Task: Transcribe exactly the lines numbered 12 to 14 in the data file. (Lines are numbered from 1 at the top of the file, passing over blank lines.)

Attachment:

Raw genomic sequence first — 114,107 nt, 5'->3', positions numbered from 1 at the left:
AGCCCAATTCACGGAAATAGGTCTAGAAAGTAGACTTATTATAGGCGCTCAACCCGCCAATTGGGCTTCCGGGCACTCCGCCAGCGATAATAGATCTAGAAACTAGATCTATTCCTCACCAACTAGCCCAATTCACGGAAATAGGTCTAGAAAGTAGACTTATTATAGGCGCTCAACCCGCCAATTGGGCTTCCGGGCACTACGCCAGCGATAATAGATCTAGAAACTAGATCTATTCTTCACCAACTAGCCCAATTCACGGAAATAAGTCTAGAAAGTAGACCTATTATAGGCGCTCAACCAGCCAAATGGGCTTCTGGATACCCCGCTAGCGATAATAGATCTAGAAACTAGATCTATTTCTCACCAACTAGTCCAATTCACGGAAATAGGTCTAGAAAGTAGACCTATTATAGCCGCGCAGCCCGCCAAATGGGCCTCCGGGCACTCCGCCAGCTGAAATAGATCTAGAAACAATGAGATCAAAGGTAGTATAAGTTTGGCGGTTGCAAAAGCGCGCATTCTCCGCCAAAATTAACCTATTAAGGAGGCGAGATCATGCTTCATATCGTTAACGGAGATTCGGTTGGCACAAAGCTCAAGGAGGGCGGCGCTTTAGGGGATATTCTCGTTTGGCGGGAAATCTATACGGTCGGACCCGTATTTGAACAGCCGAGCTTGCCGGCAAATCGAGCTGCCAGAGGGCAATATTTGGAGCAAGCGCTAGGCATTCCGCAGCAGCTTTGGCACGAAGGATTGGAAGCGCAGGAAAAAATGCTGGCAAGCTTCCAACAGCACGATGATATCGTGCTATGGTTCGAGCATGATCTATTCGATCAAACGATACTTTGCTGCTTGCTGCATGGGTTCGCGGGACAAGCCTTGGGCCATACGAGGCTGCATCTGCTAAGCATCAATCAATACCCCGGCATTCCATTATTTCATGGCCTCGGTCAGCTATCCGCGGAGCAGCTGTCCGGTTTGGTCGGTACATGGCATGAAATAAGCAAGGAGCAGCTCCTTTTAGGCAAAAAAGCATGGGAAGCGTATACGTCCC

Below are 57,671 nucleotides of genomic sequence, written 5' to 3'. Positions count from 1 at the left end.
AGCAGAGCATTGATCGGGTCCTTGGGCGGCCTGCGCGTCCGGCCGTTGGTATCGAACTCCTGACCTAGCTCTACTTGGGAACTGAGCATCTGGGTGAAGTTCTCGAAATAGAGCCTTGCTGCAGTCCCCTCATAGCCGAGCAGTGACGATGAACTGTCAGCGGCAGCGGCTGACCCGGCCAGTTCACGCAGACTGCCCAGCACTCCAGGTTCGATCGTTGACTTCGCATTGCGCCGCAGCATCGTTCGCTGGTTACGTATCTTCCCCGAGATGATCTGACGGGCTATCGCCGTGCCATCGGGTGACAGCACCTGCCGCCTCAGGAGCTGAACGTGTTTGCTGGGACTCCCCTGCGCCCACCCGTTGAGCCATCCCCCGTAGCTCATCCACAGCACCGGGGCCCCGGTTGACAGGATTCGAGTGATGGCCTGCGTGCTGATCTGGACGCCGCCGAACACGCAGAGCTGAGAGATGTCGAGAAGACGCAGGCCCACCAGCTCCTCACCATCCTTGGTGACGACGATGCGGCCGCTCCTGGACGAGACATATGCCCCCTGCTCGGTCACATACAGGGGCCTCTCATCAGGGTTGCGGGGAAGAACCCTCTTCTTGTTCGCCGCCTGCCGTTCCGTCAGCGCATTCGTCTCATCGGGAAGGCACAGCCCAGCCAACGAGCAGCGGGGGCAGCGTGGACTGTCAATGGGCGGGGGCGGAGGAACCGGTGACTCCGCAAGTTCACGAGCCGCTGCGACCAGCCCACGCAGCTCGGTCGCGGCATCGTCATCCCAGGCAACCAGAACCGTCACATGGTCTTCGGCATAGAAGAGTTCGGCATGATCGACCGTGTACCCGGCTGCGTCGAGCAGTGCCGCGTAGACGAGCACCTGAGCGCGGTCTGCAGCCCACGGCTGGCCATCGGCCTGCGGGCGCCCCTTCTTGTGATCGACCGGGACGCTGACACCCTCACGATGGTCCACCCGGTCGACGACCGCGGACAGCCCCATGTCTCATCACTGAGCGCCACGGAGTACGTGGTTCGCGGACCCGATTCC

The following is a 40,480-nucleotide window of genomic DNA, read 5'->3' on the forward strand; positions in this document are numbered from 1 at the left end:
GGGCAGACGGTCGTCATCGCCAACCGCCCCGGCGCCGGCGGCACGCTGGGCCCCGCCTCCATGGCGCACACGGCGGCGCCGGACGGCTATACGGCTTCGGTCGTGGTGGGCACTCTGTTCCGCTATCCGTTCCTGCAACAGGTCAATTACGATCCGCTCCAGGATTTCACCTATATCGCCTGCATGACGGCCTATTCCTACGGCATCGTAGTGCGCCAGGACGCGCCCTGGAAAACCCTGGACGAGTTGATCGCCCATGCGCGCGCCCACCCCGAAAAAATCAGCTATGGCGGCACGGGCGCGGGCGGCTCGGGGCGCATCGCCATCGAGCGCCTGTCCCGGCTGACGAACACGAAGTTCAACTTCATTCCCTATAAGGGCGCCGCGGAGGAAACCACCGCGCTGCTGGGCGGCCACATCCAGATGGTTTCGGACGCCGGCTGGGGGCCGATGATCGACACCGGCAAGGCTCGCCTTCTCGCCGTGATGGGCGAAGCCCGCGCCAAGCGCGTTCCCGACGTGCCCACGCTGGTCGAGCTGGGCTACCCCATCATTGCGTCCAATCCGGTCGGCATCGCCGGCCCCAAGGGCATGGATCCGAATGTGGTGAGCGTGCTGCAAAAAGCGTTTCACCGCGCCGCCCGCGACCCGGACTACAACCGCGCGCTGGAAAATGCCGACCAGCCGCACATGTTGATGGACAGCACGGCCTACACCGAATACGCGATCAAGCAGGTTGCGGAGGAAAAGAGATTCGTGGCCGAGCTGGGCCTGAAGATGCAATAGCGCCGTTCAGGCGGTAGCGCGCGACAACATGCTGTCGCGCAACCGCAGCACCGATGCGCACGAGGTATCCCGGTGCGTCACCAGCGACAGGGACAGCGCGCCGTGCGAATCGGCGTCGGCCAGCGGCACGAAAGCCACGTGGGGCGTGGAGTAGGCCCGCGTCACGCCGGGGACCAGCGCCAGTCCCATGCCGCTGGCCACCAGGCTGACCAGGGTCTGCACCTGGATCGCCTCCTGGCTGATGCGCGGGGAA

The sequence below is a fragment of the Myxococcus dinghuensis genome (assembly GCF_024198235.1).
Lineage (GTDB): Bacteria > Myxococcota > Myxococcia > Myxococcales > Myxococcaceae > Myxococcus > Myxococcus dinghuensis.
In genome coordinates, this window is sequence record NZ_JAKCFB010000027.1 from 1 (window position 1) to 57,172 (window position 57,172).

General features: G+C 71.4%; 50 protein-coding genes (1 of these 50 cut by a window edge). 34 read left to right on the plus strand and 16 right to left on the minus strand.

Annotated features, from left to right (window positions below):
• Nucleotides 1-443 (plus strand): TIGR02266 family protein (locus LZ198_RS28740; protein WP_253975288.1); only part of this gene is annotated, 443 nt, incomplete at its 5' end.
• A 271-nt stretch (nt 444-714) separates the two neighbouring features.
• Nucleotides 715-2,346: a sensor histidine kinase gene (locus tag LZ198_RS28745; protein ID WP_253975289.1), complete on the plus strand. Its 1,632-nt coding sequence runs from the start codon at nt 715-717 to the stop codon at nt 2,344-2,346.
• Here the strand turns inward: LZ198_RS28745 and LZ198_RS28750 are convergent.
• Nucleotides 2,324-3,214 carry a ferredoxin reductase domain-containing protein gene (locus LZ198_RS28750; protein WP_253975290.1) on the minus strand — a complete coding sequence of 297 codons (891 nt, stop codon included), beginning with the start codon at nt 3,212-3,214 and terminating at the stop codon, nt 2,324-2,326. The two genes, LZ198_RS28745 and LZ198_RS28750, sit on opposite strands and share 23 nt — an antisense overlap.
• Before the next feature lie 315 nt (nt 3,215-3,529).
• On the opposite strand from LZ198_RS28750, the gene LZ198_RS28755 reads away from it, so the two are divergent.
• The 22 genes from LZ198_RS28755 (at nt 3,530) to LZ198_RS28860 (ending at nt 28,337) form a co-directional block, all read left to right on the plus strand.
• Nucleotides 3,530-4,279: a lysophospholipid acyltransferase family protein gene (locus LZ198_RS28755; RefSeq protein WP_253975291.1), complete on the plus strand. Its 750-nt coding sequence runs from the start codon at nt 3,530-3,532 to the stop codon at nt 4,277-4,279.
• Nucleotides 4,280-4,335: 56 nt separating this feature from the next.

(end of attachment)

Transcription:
• Nucleotides 1-443 (plus strand): TIGR02266 family protein (locus LZ198_RS28740; protein WP_253975288.1); only part of this gene is annotated, 443 nt, incomplete at its 5' end.
• A 271-nt stretch (nt 444-714) separates the two neighbouring features.
• Nucleotides 715-2,346: a sensor histidine kinase gene (locus tag LZ198_RS28745; protein ID WP_253975289.1), complete on the plus strand. Its 1,632-nt coding sequence runs from the start codon at nt 715-717 to the stop codon at nt 2,344-2,346.